Front panel of the Prudential memorial, and detail of the four Victory figures.

On the four sides of the plinth are scrolls, also in bronze, with the main inscription at the front, and listing the names of the fallen around the sides. The girls at each corner are very similar, but not identical. They stand, heads turned, lightly draped as the angels above, with long skirts below, diaphanous enough to emphasise the swell of thigh and calf, and their upper drapes somewhat heavier, but pulled down and back to leave shoulders and breasts uncovered. Each has at her feet a pair of cornucopias (horns of plenty), spilling out a harvest of fruit. Each holds in one hand a wreath, and in the other some different accoutrement – a small cannon, ship, etc. In the fashion of Blundstone, the sculptor, these girls are most beautiful in a pensive, art nouveau fashion, slender almost to the point of gauntness particularly about the shoulders, the sideways turn of each head serving to tauten and emphasise the muscle of the neck.

Also there is a World War II memorial, two bronze panels with above each, a miniature male figure of St George, in plate armour, holding aloft a flag on a tall pennant, and a wreath, and resting his other hand on his shield, which bears the cross (lots more figures of St George are on this page). He is bear headed, and rather youthful, with tightly cropped hair: despite the modelling of the face, this hairstyle on its own would suggest the post-WW2 date of the work, in fact 1950. Blundstone was again the sculptor.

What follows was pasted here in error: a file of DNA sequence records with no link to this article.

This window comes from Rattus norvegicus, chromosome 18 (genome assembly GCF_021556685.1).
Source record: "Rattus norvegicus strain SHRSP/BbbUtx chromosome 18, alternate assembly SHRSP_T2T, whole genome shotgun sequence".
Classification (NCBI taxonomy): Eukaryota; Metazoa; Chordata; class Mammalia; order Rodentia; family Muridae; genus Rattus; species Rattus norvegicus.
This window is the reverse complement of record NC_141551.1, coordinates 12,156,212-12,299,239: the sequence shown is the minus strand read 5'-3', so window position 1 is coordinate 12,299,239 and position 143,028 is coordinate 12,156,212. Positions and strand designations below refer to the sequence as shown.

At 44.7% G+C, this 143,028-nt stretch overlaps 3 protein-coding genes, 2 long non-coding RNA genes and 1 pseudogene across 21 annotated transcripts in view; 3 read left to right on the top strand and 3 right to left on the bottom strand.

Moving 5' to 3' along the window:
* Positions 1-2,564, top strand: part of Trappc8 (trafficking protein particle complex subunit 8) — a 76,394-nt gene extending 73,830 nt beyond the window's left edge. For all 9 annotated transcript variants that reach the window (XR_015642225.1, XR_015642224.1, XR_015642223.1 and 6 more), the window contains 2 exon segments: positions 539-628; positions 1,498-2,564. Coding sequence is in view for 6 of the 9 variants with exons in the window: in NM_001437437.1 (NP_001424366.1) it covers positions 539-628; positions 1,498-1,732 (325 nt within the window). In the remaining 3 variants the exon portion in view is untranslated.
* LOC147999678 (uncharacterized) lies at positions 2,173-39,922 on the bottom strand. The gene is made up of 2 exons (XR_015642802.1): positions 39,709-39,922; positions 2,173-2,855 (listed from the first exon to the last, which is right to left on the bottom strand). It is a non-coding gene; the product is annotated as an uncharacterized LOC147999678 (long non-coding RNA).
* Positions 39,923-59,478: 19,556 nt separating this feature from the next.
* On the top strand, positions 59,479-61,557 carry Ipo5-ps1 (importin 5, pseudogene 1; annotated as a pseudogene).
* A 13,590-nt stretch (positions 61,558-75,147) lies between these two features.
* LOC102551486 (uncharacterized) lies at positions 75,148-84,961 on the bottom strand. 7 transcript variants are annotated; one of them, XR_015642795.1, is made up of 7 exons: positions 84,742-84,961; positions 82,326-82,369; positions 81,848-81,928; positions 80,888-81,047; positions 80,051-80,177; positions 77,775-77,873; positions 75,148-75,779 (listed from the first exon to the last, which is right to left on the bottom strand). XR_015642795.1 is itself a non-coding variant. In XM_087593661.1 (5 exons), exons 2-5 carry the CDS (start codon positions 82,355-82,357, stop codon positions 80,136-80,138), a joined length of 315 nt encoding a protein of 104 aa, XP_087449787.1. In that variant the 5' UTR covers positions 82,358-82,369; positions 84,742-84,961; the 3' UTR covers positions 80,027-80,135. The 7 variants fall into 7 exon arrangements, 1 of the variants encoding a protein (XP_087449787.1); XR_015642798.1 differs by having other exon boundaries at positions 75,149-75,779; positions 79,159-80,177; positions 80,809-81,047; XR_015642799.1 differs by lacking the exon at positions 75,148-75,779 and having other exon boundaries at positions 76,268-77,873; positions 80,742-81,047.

Prudential World War II memorial, by Blundstone.

Ferdinand Victor Blundstone was the sculptor of several war memorials, including the Folkestone war memorial noted on this page, and also the Plimsoll memorial noted on this page. A separate small page here gives a little more information on him.

John William Waterhouse's Prudential Building, and terra cotta decorations.